Defense Advanced Research Projects AgencyTagged Content List

Technologies for Trustworthy Computing and Information

Confidence in the integrity of information and systems

Showing 19 results for Trust + Programs RSS
The current standard method for validating a user’s identity for authentication on an information system requires humans to do something that is inherently unnatural: create, remember, and manage long, complex passwords. Moreover, as long as the session remains active, typical systems incorporate no mechanisms to verify that the user originally authenticated is the user still in control of the keyboard. Thus unauthorized individuals may improperly obtain extended access to information system resources if a password is compromised or if a user does not exercise adequate vigilance after initially authenticating at the console.
The Anomaly Detection at Multiple Scales (ADAMS) program creates, adapts and applies technology to anomaly characterization and detection in massive data sets. Anomalies in data cue the collection of additional, actionable information in a wide variety of real world contexts. The initial application domain is insider threat detection in which malevolent (or possibly inadvertent) actions by a trusted individual are detected against a background of everyday network activity.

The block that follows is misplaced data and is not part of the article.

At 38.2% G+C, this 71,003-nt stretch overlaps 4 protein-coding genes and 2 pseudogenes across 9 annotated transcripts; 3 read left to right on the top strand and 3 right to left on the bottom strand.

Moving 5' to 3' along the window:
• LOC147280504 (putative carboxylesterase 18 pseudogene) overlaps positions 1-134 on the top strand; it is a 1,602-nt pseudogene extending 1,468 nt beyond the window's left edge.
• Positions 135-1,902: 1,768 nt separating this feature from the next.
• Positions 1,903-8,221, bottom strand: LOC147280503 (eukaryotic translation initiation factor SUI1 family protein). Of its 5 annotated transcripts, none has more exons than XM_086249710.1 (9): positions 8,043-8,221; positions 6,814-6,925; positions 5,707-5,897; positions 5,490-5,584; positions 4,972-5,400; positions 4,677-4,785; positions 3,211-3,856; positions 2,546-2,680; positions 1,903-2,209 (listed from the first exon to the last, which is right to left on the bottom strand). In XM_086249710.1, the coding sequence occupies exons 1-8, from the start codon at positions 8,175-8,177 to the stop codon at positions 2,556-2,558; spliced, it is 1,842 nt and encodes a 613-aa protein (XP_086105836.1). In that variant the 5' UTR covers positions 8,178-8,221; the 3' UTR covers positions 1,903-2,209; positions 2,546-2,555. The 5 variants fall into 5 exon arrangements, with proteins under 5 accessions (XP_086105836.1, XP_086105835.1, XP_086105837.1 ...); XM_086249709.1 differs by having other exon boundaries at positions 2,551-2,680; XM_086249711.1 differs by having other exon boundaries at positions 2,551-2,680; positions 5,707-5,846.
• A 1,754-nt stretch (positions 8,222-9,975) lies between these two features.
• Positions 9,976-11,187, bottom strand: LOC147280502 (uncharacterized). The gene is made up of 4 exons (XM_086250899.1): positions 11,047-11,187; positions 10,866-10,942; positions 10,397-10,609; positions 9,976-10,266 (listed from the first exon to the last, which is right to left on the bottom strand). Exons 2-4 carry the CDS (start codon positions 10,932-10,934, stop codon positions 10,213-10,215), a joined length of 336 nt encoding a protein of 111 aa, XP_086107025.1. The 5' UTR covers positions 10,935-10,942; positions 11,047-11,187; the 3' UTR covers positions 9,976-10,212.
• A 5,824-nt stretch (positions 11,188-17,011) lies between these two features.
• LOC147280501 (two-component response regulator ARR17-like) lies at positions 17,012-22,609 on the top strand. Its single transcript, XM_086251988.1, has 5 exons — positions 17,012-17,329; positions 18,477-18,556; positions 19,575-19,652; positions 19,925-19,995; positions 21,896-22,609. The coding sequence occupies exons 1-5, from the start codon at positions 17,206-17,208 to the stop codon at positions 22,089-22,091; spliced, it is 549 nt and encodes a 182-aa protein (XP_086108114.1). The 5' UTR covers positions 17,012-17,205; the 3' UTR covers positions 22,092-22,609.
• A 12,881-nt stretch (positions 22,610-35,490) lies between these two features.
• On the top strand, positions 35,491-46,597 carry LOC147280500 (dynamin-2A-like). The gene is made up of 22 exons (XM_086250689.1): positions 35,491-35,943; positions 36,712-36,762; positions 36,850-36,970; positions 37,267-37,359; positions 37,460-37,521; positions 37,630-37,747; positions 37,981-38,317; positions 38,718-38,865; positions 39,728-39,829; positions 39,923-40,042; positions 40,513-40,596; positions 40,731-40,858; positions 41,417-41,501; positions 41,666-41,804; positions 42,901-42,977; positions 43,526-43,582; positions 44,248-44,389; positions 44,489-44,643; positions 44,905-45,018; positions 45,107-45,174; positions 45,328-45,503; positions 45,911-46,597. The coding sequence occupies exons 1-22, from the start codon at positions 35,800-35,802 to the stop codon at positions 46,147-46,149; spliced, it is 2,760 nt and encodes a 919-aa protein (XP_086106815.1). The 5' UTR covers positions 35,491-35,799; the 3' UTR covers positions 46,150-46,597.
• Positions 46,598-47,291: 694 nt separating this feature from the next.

To be effective, Department of Defense (DoD) cybersecurity solutions require rapid development times. The shelf life of systems and capabilities is sometimes measured in days. Thus, to a greater degree than in other areas of defense, cybersecurity solutions require that DoD develops the ability to build quickly, at scale and over a broad range of capabilities.
The Clean-Slate Design of Resilient, Adaptive, Secure Hosts (CRASH) program will pursue innovative research into the design of new computer systems that are highly resistant to cyber-attack, can adapt after a successful attack to continue rendering useful services, learn from previous attacks how to guard against and cope with future attacks, and can repair themselves after attacks have succeeded. Exploitable vulnerabilities originate from a handful of known sources (e.g., memory safety); they remain because of deficits in tools, languages and hardware that could address and prevent vulnerabilities at the design, implementation and execution stages.
| Cyber | Trust |
Unreliable software places huge costs on both the military and the civilian economy. Currently, most Commercial Off-the-Shelf (COTS) software contains about one to five bugs per thousand lines of code. Formal verification of software provides the most confidence that a given piece of software is free of errors that could disrupt military and government operations. Unfortunately, traditional formal verification methods do not scale to the size of software found in modern computer systems. Formal verification also currently requires highly specialized engineers with deep knowledge of software technology and mathematical theorem-proving techniques.
| Cyber | Formal | Trust |